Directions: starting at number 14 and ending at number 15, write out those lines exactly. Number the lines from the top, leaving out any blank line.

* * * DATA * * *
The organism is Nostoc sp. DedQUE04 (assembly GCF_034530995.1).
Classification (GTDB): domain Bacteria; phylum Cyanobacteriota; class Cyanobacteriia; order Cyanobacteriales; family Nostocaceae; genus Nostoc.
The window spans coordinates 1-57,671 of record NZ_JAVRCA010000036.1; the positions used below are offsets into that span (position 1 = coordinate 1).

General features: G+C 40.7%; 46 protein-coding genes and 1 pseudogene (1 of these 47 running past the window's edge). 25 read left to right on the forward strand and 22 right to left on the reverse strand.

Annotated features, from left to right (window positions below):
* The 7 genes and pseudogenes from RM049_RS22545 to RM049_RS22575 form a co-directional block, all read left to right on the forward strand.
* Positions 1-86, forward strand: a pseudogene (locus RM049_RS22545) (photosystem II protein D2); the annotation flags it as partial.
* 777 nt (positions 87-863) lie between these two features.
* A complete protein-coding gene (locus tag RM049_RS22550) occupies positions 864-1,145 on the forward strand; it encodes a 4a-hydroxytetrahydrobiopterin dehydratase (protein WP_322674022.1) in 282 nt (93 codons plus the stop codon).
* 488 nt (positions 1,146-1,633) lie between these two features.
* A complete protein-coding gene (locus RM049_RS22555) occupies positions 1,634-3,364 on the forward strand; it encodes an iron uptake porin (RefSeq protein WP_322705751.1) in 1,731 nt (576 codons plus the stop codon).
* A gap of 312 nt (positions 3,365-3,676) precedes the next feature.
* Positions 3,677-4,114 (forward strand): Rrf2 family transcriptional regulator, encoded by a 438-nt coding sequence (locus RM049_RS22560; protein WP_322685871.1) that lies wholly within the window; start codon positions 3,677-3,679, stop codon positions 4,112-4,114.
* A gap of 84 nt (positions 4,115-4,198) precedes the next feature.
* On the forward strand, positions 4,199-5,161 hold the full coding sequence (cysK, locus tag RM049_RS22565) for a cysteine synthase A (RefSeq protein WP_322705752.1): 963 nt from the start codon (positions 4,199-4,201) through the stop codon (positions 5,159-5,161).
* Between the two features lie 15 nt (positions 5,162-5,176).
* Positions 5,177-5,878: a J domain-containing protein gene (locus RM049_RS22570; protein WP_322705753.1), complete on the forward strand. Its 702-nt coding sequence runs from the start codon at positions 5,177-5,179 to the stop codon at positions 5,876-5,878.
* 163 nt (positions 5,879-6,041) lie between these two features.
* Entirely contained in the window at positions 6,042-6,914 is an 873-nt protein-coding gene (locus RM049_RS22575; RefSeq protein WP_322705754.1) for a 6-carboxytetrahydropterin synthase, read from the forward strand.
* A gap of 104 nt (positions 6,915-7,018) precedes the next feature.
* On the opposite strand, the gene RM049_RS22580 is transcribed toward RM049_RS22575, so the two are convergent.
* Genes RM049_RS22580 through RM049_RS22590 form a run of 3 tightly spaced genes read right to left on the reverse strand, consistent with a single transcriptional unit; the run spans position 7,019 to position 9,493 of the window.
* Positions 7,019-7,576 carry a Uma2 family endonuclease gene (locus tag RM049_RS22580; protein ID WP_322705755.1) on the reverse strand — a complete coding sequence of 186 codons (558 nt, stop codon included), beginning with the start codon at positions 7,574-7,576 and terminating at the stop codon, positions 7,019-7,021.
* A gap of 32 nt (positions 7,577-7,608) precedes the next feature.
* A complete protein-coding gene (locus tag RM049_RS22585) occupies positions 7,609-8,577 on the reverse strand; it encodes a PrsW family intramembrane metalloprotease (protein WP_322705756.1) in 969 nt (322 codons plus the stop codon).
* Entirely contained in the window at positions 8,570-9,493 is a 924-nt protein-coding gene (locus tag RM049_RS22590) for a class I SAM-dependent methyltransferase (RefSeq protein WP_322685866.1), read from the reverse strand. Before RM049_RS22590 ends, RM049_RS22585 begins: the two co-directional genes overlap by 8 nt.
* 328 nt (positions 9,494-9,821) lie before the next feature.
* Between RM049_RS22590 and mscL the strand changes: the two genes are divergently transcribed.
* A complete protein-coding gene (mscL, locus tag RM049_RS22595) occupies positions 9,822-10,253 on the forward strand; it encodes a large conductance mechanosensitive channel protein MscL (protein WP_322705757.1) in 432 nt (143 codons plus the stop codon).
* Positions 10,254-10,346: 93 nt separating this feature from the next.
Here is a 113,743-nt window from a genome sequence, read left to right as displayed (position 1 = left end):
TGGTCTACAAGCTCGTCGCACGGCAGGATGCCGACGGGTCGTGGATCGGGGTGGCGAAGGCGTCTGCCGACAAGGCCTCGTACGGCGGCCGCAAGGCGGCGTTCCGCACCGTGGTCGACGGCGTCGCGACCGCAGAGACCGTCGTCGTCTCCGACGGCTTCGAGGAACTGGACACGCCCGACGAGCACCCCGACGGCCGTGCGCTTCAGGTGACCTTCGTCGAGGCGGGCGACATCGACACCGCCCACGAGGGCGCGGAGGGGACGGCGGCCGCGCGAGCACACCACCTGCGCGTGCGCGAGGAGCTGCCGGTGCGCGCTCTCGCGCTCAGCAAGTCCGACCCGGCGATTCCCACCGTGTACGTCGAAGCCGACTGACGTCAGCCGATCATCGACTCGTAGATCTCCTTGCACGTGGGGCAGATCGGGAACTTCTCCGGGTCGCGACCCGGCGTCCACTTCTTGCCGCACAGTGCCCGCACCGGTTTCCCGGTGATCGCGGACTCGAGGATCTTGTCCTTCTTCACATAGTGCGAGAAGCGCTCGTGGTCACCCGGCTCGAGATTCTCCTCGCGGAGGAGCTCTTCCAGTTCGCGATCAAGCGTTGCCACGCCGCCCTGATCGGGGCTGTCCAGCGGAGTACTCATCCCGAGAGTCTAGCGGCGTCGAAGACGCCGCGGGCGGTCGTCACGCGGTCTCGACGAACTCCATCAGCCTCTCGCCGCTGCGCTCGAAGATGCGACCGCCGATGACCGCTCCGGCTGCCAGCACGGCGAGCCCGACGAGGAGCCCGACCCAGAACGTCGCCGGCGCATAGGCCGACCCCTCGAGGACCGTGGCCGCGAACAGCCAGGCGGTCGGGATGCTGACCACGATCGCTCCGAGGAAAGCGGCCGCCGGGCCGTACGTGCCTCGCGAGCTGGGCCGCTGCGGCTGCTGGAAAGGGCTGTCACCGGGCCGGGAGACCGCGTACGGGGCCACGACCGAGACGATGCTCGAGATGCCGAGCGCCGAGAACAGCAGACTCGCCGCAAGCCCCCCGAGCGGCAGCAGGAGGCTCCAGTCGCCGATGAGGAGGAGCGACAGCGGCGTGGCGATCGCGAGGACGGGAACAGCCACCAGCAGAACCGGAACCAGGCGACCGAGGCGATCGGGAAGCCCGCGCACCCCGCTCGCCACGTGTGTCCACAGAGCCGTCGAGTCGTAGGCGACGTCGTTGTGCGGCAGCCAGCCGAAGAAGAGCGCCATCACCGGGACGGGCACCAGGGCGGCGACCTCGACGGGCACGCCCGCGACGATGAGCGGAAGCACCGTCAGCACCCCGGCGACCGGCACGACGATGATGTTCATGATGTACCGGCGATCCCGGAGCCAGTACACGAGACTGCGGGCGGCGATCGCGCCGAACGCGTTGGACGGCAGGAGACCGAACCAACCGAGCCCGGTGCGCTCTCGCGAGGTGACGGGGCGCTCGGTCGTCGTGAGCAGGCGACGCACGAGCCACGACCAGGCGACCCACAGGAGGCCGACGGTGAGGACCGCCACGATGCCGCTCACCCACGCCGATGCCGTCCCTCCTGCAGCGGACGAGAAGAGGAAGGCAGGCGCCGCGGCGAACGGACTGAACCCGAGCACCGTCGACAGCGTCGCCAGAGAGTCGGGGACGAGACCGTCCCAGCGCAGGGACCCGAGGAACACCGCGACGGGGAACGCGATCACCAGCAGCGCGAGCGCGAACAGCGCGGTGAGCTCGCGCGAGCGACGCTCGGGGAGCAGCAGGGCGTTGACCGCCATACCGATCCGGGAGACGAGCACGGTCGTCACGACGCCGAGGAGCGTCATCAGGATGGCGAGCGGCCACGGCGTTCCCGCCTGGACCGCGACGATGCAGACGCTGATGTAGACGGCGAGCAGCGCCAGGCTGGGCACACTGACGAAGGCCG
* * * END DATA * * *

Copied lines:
* A gap of 84 nt (positions 4,115-4,198) precedes the next feature.
* On the forward strand, positions 4,199-5,161 hold the full coding sequence (cysK, locus tag RM049_RS22565) for a cysteine synthase A (RefSeq protein WP_322705752.1): 963 nt from the start codon (positions 4,199-4,201) through the stop codon (positions 5,159-5,161).